Social Security, unlike most other social programs, is entirely self-funded. For every dollar your employer pays you, s/he sends $0.062* to the Social Security Administration (SSA). In addition, for every dollar you receive from your employer (or at least the first ~$118,000), you send another $0.062 to the SSA. So, in good times and bad, the SSA collects 12.4%** of the nation’s payroll to operationalize the nation’s largest poverty program. They receive no funding outside of the payroll tax***. When Congress completes their annual ritual of drafting a budget to be sidelined in committee, exactly zero of those budget dollars are earmarked for Social Security.

The SSA collects their funding from the 12.4% payroll tax and uses it to finance retiree benefits in accordance with a formula Congress legislated. This formula yields an average benefit of $1180 per month per beneficiary. Some years, they collect more in taxes than they distribute. Other years, they spend more than they collect. When SSA collects more, they run a surplus and the surplus is placed in the Social Security Trust Fund and invested in non-marketable securities. Conversely, when they spend more, they sell off assets in the Trust fund to finance the deficit.

For a long time, the SSA ran surpluses and built up a sizable Trust Fund. Assuming a constant return on investment, there are two ways that this can happen. One, the workers:retirees ratio grows. More workers relative to non-workers means more people to tax relative to people to spend on. Two, economic growth. Holding the worker:retiree ratio constant, a higher growth rate means a larger payroll for the 12.4% tax to be levied on – it also questions our prior assumption of constant investment returns. The postwar economic boom and the entrance of the Baby Boomers into the workforce delivered on both counts, and the Trust Fund grew.

Slowing economic growth and the retirement of the Baby Boomers has combined to weaken the outlook for Social Security’s Trust Fund. Recent estimates suggest that the Trust Fund’s asset/cost ratio will approach zero in twenty years. That means that if in twenty years the SSA collects less in taxes than they pay out to beneficiaries, there will be no assets to sell to cover the difference. What happens then?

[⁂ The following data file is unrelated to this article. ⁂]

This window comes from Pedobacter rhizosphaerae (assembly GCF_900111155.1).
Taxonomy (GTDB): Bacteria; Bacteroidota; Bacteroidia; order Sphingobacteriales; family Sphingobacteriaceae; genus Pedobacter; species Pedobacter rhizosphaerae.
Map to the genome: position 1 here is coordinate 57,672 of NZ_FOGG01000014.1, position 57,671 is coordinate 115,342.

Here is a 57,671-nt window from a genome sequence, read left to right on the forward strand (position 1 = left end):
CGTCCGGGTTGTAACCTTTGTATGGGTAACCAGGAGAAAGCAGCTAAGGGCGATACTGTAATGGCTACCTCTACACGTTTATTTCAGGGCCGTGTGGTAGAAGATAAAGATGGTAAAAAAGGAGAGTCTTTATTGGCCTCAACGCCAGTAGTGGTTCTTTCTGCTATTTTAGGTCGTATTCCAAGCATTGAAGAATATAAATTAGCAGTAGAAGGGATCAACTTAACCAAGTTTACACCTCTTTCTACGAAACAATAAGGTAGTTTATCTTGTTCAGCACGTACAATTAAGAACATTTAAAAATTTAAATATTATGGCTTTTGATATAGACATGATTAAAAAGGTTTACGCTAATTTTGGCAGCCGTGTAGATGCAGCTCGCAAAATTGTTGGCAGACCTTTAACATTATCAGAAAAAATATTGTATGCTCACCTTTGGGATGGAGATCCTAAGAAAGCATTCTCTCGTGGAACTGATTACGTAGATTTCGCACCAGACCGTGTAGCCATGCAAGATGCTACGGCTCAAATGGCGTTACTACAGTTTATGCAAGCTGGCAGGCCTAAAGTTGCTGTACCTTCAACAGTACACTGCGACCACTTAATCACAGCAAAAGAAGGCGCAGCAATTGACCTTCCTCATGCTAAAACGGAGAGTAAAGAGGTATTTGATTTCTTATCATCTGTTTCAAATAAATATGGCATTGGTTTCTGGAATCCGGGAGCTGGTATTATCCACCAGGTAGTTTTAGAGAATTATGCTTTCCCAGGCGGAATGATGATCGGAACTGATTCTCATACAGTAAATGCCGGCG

Well, the SSA estimates a 21% shortfall, meaning they’ll be able to pay to beneficiaries $0.79 of every dollar their formula says is owed. This would be a disaster to Social Security’s standing as the nation’s most successful anti-poverty program. However, it wouldn’t spell a disaster for Social Security. So long as 12.4% of payroll is collected, at least 12.4% of payroll can be spent. Cutting Social Security benefits now to save it later misses this crucial point. You can’t get blood out of a stone; 12.4% is 12.4%. The program’s ‘solvency’ is irrelevant, a silly lens to analyze a program through that is forbidden from borrowing. Put another way, what good does it do to cut benefits today because you are worried about funding being short tomorrow? Either way, you are collecting and spending 12.4% of all annually created value.

It’s quite possible, and in my opinion very likely, that 12.4% of all value created will be insufficient to provide future retirees with an existence that isn’t also impoverished, but that’s a wholly different discussion. It demands attention to income inequality and requires the use of a theory of just distribution to determine what a retiree deserves. Future retirees, then, aren’t at risk of receiving nothing, though without that discussion, it’s possible that they won’t receive much. The cynic in me now asks: can you think of a better way to destroy Social Security than that?